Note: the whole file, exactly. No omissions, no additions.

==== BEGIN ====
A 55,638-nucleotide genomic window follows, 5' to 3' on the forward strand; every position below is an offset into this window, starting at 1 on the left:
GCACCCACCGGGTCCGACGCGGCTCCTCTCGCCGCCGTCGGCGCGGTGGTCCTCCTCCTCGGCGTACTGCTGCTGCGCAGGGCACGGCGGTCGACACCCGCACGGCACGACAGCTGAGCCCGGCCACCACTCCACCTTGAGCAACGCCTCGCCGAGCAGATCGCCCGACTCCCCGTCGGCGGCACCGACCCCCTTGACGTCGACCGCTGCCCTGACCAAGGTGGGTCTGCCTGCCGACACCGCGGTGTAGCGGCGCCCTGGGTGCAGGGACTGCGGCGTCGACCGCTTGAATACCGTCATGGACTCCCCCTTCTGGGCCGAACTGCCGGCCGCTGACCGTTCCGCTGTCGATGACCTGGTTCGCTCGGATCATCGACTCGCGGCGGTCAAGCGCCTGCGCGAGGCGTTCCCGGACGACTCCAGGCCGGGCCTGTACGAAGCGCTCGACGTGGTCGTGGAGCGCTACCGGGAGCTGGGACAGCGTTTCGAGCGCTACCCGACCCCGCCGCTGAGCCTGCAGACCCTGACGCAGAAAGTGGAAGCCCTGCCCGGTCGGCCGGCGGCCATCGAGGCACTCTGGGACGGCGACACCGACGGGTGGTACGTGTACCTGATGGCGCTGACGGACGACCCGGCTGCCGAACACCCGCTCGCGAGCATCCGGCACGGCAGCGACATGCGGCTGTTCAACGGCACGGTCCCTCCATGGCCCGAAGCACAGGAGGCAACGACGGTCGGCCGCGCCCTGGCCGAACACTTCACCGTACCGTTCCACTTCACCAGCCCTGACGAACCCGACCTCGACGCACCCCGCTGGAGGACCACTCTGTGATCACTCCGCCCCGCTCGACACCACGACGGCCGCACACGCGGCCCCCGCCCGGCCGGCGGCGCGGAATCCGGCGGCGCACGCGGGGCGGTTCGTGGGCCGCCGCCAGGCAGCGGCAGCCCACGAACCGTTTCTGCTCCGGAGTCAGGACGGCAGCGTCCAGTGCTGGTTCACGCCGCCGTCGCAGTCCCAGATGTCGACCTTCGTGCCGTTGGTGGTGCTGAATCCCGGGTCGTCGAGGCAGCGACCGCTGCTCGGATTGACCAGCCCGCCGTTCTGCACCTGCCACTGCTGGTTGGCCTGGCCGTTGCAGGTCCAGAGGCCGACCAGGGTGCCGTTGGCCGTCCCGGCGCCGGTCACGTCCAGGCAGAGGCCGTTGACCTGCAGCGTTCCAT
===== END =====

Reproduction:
A 55,638-nucleotide genomic window follows, 5' to 3' on the forward strand; every position below is an offset into this window, starting at 1 on the left:
GCACCCACCGGGTCCGACGCGGCTCCTCTCGCCGCCGTCGGCGCGGTGGTCCTCCTCCTCGGCGTACTGCTGCTGCGCAGGGCACGGCGGTCGACACCCGCACGGCACGACAGCTGAGCCCGGCCACCACTCCACCTTGAGCAACGCCTCGCCGAGCAGATCGCCCGACTCCCCGTCGGCGGCACCGACCCCCTTGACGTCGACCGCTGCCCTGACCAAGGTGGGTCTGCCTGCCGACACCGCGGTGTAGCGGCGCCCTGGGTGCAGGGACTGCGGCGTCGACCGCTTGAATACCGTCATGGACTCCCCCTTCTGGGCCGAACTGCCGGCCGCTGACCGTTCCGCTGTCGATGACCTGGTTCGCTCGGATCATCGACTCGCGGCGGTCAAGCGCCTGCGCGAGGCGTTCCCGGACGACTCCAGGCCGGGCCTGTACGAAGCGCTCGACGTGGTCGTGGAGCGCTACCGGGAGCTGGGACAGCGTTTCGAGCGCTACCCGACCCCGCCGCTGAGCCTGCAGACCCTGACGCAGAAAGTGGAAGCCCTGCCCGGTCGGCCGGCGGCCATCGAGGCACTCTGGGACGGCGACACCGACGGGTGGTACGTGTACCTGATGGCGCTGACGGACGACCCGGCTGCCGAACACCCGCTCGCGAGCATCCGGCACGGCAGCGACATGCGGCTGTTCAACGGCACGGTCCCTCCATGGCCCGAAGCACAGGAGGCAACGACGGTCGGCCGCGCCCTGGCCGAACACTTCACCGTACCGTTCCACTTCACCAGCCCTGACGAACCCGACCTCGACGCACCCCGCTGGAGGACCACTCTGTGATCACTCCGCCCCGCTCGACACCACGACGGCCGCACACGCGGCCCCCGCCCGGCCGGCGGCGCGGAATCCGGCGGCGCACGCGGGGCGGTTCGTGGGCCGCCGCCAGGCAGCGGCAGCCCACGAACCGTTTCTGCTCCGGAGTCAGGACGGCAGCGTCCAGTGCTGGTTCACGCCGCCGTCGCAGTCCCAGATGTCGACCTTCGTGCCGTTGGTGGTGCTGAATCCCGGGTCGTCGAGGCAGCGACCGCTGCTCGGATTGACCAGCCCGCCGTTCTGCACCTGCCACTGCTGGTTGGCCTGGCCGTTGCAGGTCCAGAGGCCGACCAGGGTGCCGTTGGCCGTCCCGGCGCCGGTCACGTCCAGGCAGAGGCCGTTGACCTGCAGCGTTCCAT